Adherence to Cancer Prevention Guidelines on Diet and Physical Activity May Reduce Cancer Risk and Mortality


Key Points

  • Adherence to cancer prevention guidelines was associated with a 10% to 45% reduction in all cancer incidence and a 14% to 61% reduction in all cancer mortality.
  • Consistent significant reductions were also found for breast (19%–60%), endometrial (23%–60%), and colorectal cancer incidence in both men and women (27%–52%).
  • Adherence to a pattern of healthy behaviors may reduce cancer incidence and mortality.

According to the American Cancer Society’s 2016 Cancer Facts & Figures, behaviors such as poor diet choices, physical inactivity, excess alcohol consumption, and unhealthy body weight account for about 20% of all cancers diagnosed in the United States and likely could be prevented with lifestyle modifications. Now, a systematic review of 12 prospective cohort studies examining the association between adherence to the American Cancer Society and the World Cancer Research Fund/American Institute for Cancer Research nutrition and physical activity cancer prevention guidelines and the risk of overall cancer incidence and mortality has found that following the guidelines was associated with a 10% to 45% reduction in all-cancer incidence and a 14% to 61% reduction in all-cancer mortality. The study also found consistent reductions in the incidence of breast, endometrial, and colorectal cancers. These findings by Kohler et al were published in Cancer Epidemiology, Biomarkers & Prevention.

Study Methodology

The researchers searched the databases of PubMed, Google Scholar, and Cochrane Reviews to identify prospective cohort studies that examined associations between adherence to nutrition and physical activity cancer prevention guidelines and cancer incidence and mortality following the recommendations of Preferred Reporting Items for Systematic Reviews and Meta-analysis Approach (PRISMA). Twelve studies met inclusion criteria for their review. Only prospective cohort studies were eligible for inclusion. Although overall cancer incidence and cancer mortality were the primary outcomes of interest, the researchers also considered site-specific cancer risks when data were available from at least two studies meeting the eligibility criteria.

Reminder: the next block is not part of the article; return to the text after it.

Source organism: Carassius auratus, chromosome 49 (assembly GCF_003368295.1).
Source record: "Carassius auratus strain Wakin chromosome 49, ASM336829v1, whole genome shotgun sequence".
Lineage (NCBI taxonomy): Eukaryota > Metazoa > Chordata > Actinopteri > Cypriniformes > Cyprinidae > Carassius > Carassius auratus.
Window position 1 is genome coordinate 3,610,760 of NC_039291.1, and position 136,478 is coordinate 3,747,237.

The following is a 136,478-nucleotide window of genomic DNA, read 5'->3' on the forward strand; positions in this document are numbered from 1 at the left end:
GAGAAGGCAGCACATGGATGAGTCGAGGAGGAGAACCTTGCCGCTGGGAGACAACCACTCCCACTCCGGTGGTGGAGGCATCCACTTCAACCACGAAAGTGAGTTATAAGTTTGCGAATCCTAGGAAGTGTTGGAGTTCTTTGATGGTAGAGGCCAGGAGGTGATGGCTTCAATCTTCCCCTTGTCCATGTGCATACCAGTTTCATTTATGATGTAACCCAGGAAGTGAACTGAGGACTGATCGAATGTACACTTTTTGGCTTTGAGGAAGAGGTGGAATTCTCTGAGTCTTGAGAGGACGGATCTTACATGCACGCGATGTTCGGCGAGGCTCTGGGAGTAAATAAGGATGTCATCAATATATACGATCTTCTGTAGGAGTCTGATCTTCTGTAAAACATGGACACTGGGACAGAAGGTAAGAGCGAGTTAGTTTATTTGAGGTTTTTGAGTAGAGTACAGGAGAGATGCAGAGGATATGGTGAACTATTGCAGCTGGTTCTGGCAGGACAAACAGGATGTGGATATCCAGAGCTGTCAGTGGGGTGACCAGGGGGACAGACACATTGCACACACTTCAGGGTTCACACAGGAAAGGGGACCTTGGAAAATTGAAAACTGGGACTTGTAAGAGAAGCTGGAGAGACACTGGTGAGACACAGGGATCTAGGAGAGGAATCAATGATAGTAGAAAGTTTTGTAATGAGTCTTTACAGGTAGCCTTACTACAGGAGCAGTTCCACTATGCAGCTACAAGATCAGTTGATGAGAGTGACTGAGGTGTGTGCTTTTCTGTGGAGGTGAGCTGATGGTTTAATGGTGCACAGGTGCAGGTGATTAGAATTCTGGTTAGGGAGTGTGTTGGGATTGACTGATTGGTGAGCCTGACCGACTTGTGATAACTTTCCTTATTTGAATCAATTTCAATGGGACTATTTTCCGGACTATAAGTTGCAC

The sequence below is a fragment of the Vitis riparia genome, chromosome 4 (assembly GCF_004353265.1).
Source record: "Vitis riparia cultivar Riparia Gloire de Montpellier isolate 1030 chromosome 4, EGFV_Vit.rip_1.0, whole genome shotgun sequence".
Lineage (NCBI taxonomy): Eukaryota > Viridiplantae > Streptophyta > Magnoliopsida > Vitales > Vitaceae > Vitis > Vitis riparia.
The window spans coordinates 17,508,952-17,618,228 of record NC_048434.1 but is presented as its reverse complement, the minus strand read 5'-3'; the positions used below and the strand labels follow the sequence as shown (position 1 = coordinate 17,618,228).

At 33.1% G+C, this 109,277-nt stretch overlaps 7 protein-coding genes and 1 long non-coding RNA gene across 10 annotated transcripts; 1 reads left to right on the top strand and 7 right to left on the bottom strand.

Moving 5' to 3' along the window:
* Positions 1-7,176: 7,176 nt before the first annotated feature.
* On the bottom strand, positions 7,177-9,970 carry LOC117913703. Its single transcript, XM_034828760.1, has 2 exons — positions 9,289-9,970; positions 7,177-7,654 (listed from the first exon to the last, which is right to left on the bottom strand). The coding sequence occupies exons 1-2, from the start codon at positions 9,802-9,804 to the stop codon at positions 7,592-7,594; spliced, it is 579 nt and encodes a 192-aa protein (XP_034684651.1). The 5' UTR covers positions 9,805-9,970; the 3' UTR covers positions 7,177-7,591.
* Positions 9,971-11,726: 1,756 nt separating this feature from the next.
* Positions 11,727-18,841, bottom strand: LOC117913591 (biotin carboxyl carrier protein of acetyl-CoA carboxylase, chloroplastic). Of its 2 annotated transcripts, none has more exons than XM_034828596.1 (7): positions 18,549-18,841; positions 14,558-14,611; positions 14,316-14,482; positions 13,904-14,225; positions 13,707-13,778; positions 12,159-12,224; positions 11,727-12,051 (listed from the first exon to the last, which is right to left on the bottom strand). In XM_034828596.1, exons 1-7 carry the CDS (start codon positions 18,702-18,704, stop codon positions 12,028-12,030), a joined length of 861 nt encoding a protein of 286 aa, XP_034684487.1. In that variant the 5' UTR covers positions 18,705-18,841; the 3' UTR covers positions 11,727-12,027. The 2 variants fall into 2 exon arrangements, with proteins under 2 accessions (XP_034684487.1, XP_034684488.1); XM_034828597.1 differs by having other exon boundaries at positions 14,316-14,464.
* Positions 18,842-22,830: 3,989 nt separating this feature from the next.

The 12 studies reviewed represented analyses of data from 10 cohorts, including the Cancer Prevention Study-II nutrition cohort, the Women's Health Initiative cohort, the NIH-American Association of Retired Persons Diet and Health Study cohort, the Framingham Offspring cohort, the Vitamins and Lifestyle Study cohort, the Canadian National Breast Screening Study, the Swedish Mammography Cohort, the European Prospective Investigation Into Cancer and Nutrition cohort, the Southern Community Cohort Study, and the Iowa Women's Health Study cohort.

Study Findings

High vs low adherence to established nutrition and physical activity cancer prevention guidelines was consistently and significantly associated with decreases of 10% to 61% in overall cancer incidence and mortality. Consistent significant reductions were also shown for breast cancer incidence (19%60%), endometrial cancer incidence (23%60%), and colorectal cancer incidence in both men and women (27%52%). Findings for lung cancer incidence were equivocal, and no significant relationships were found between adherence and ovarian or prostate cancer.

“Adhering to cancer prevention guidelines for diet and physical activity is consistently associated with lower risks of overall cancer incidence and mortality, including for some site-specific cancers,” concluded the study authors.

In a statement about the study’s findings, Lindsay N. Kohler, MPH, a doctoral candidate at the University of Arizona Mel and Enid Zuckerman College of Public Health in Tucson and the lead author of the study, said that the review indicates that physicians and public health officials should continue to advocate the use of cancer prevention recommendations to their patients.

“If you adhere to these guidelines, you may reduce your risk of getting or dying from cancer, though the risk is not totally eliminated. However, following these recommendations will lead to healthier lives overall and, in turn, reduce the risk for many major diseases,” she said.

The study was funded by a National Cancer Institute Cancer Center Support Grant.

The study authors reported no potential conflicts of interest. 

The content in this post has not been reviewed by the American Society of Clinical Oncology, Inc. (ASCO®) and does not necessarily reflect the ideas and opinions of ASCO®.